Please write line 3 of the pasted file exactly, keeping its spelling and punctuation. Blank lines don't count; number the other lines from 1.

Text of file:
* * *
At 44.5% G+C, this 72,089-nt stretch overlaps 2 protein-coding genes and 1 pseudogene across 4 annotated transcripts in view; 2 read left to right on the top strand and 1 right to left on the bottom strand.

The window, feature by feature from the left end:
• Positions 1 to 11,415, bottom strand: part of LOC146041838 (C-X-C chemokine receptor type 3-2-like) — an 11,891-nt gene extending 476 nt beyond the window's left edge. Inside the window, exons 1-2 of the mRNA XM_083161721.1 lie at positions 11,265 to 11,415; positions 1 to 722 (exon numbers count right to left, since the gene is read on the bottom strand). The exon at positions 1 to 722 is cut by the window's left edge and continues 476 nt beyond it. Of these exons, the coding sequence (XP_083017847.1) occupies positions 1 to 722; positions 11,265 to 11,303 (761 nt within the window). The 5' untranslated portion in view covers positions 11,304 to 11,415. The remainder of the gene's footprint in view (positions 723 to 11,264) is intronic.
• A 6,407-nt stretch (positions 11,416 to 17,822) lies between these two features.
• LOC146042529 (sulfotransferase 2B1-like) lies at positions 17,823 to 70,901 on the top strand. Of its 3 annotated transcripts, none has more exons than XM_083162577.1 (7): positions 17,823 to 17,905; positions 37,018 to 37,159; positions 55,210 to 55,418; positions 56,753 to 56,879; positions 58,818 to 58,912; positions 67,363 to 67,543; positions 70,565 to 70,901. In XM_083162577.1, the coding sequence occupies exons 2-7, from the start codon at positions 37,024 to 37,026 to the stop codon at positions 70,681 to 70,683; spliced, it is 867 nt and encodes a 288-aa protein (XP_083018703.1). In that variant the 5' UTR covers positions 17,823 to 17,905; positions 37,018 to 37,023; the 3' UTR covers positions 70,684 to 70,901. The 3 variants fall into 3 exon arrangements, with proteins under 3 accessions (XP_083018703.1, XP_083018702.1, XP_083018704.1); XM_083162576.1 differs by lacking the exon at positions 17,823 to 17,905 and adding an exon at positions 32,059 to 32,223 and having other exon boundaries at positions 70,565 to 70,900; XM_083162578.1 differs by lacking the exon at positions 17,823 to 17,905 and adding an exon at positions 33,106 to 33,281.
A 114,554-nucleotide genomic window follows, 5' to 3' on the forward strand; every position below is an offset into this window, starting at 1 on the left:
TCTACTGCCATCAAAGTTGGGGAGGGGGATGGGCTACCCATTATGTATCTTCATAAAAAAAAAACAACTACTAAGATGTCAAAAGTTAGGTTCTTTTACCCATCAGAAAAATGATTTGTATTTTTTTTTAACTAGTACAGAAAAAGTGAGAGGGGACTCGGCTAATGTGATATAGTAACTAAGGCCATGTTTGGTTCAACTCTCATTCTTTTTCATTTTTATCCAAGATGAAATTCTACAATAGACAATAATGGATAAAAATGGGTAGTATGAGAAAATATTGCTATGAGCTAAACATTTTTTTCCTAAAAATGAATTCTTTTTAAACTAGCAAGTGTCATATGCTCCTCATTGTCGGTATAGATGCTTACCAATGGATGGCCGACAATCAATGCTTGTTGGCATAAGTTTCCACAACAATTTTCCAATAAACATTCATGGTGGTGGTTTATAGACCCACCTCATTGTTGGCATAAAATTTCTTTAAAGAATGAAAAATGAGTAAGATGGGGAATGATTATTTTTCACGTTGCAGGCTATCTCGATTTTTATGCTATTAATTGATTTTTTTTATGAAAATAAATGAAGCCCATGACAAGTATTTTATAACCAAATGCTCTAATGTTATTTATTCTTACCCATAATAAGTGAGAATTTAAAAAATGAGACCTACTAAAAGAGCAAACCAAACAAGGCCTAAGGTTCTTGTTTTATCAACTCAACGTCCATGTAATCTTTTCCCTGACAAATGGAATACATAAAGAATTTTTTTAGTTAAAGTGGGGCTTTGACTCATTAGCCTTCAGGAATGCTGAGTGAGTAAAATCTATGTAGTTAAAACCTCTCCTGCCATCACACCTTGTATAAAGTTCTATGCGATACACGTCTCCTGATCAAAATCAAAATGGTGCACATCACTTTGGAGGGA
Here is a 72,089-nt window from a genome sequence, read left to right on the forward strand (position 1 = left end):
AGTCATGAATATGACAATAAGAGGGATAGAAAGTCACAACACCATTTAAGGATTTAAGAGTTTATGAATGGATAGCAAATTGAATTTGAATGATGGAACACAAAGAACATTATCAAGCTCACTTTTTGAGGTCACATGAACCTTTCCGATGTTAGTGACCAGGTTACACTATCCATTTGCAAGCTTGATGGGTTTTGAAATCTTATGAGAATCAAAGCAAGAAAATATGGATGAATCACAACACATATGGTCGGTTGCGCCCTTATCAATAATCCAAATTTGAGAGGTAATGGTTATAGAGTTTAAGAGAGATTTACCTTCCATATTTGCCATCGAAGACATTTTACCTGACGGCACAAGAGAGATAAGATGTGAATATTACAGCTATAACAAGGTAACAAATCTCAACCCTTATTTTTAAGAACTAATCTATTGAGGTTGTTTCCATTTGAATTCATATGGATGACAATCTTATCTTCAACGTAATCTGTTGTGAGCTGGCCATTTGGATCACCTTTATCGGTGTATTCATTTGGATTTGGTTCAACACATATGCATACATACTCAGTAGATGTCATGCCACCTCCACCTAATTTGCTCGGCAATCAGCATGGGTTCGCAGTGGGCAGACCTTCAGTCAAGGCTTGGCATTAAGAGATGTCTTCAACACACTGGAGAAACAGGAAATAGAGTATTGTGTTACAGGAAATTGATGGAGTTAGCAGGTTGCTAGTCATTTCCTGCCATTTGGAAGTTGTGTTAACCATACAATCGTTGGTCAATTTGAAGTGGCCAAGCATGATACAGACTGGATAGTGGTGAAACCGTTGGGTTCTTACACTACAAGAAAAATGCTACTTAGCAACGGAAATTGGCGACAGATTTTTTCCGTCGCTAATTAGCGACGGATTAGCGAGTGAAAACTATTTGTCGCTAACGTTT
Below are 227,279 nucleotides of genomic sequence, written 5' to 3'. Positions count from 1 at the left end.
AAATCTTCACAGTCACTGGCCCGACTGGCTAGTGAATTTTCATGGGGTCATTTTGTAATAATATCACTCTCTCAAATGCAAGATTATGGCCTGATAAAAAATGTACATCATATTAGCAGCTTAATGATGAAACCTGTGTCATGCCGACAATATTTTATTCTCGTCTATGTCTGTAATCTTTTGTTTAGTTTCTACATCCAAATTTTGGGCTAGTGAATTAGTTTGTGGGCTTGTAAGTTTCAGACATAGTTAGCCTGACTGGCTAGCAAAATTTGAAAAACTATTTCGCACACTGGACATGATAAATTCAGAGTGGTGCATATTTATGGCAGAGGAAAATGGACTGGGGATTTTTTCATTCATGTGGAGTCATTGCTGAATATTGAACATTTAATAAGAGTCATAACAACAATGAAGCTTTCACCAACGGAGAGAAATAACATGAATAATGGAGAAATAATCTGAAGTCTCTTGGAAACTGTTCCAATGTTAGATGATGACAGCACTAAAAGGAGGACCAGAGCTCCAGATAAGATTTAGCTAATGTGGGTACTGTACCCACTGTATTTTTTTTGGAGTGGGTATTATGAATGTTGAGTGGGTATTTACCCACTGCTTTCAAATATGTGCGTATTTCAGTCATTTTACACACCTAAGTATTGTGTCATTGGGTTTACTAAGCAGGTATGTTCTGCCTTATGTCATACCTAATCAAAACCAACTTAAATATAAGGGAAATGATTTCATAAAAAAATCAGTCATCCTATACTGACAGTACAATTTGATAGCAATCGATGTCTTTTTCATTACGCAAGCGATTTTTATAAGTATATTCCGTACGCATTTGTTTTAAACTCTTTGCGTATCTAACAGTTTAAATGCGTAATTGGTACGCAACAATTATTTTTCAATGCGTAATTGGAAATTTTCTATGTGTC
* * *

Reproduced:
• Positions 1 to 11,415, bottom strand: part of LOC146041838 (C-X-C chemokine receptor type 3-2-like) — an 11,891-nt gene extending 476 nt beyond the window's left edge. Inside the window, exons 1-2 of the mRNA XM_083161721.1 lie at positions 11,265 to 11,415; positions 1 to 722 (exon numbers count right to left, since the gene is read on the bottom strand). The exon at positions 1 to 722 is cut by the window's left edge and continues 476 nt beyond it. Of these exons, the coding sequence (XP_083017847.1) occupies positions 1 to 722; positions 11,265 to 11,303 (761 nt within the window). The 5' untranslated portion in view covers positions 11,304 to 11,415. The remainder of the gene's footprint in view (positions 723 to 11,264) is intronic.